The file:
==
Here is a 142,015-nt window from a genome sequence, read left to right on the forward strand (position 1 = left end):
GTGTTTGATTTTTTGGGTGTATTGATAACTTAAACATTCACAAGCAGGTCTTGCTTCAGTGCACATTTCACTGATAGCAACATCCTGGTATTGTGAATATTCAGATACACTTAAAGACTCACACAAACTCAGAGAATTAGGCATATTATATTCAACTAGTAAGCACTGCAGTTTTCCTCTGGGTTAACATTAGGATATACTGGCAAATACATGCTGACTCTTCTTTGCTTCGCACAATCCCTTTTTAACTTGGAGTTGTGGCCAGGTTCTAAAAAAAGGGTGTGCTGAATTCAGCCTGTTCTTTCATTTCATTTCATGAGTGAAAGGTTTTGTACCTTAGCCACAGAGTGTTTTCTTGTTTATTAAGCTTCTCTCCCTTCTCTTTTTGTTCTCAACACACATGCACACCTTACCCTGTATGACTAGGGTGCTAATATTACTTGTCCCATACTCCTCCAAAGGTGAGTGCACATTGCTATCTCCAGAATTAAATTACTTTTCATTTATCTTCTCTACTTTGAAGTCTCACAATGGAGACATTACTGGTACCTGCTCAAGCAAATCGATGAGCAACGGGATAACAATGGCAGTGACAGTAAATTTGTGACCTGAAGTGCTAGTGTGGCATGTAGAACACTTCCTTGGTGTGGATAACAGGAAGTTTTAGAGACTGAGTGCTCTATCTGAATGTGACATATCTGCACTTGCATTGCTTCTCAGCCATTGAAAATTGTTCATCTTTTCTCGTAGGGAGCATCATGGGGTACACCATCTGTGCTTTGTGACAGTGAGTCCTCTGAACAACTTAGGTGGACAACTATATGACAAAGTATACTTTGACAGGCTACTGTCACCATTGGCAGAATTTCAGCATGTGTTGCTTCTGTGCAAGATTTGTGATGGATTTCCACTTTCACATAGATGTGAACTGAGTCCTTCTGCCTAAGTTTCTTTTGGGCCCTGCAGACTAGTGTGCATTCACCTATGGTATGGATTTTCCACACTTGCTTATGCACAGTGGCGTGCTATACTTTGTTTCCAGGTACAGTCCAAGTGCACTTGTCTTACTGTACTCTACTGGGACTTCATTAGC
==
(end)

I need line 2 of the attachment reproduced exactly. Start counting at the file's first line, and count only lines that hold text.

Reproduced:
GTGTTTGATTTTTTGGGTGTATTGATAACTTAAACATTCACAAGCAGGTCTTGCTTCAGTGCACATTTCACTGATAGCAACATCCTGGTATTGTGAATATTCAGATACACTTAAAGACTCACACAAACTCAGAGAATTAGGCATATTATATTCAACTAGTAAGCACTGCAGTTTTCCTCTGGGTTAACATTAGGATATACTGGCAAATACATGCTGACTCTTCTTTGCTTCGCACAATCCCTTTTTAACTTGGAGTTGTGGCCAGGTTCTAAAAAAAGGGTGTGCTGAATTCAGCCTGTTCTTTCATTTCATTTCATGAGTGAAAGGTTTTGTACCTTAGCCACAGAGTGTTTTCTTGTTTATTAAGCTTCTCTCCCTTCTCTTTTTGTTCTCAACACACATGCACACCTTACCCTGTATGACTAGGGTGCTAATATTACTTGTCCCATACTCCTCCAAAGGTGAGTGCACATTGCTATCTCCAGAATTAAATTACTTTTCATTTATCTTCTCTACTTTGAAGTCTCACAATGGAGACATTACTGGTACCTGCTCAAGCAAATCGATGAGCAACGGGATAACAATGGCAGTGACAGTAAATTTGTGACCTGAAGTGCTAGTGTGGCATGTAGAACACTTCCTTGGTGTGGATAACAGGAAGTTTTAGAGACTGAGTGCTCTATCTGAATGTGACATATCTGCACTTGCATTGCTTCTCAGCCATTGAAAATTGTTCATCTTTTCTCGTAGGGAGCATCATGGGGTACACCATCTGTGCTTTGTGACAGTGAGTCCTCTGAACAACTTAGGTGGACAACTATATGACAAAGTATACTTTGACAGGCTACTGTCACCATTGGCAGAATTTCAGCATGTGTTGCTTCTGTGCAAGATTTGTGATGGATTTCCACTTTCACATAGATGTGAACTGAGTCCTTCTGCCTAAGTTTCTTTTGGGCCCTGCAGACTAGTGTGCATTCACCTATGGTATGGATTTTCCACACTTGCTTATGCACAGTGGCGTGCTATACTTTGTTTCCAGGTACAGTCCAAGTGCACTTGTCTTACTGTACTCTACTGGGACTTCATTAGC